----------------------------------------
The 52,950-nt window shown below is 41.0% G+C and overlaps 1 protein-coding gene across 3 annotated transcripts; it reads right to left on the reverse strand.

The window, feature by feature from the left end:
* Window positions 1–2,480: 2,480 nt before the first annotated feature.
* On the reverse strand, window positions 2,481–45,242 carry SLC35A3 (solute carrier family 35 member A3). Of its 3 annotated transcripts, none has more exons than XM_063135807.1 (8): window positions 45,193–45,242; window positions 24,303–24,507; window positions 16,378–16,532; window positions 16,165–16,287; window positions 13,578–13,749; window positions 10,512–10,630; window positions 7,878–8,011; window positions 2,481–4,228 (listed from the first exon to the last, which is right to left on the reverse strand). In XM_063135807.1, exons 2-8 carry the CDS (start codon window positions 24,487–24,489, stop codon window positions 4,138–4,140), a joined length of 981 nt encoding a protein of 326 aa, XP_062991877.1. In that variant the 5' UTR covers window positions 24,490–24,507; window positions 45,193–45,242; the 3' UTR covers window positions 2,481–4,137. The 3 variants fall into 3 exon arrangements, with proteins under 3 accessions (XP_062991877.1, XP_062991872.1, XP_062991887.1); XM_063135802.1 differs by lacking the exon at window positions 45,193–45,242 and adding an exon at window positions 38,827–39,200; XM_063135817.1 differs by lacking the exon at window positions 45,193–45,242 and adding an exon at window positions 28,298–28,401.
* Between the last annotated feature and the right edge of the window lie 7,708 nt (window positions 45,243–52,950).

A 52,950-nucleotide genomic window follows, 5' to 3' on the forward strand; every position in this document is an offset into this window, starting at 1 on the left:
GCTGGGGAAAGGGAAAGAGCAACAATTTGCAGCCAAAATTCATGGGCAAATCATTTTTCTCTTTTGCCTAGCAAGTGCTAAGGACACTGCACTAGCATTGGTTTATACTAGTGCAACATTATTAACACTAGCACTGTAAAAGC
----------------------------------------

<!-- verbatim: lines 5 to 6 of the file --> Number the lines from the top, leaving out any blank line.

* Between the last annotated feature and the right edge of the window lie 7,708 nt (window positions 45,243–52,950).

A 52,950-nucleotide genomic window follows, 5' to 3' on the forward strand; every position in this document is an offset into this window, starting at 1 on the left: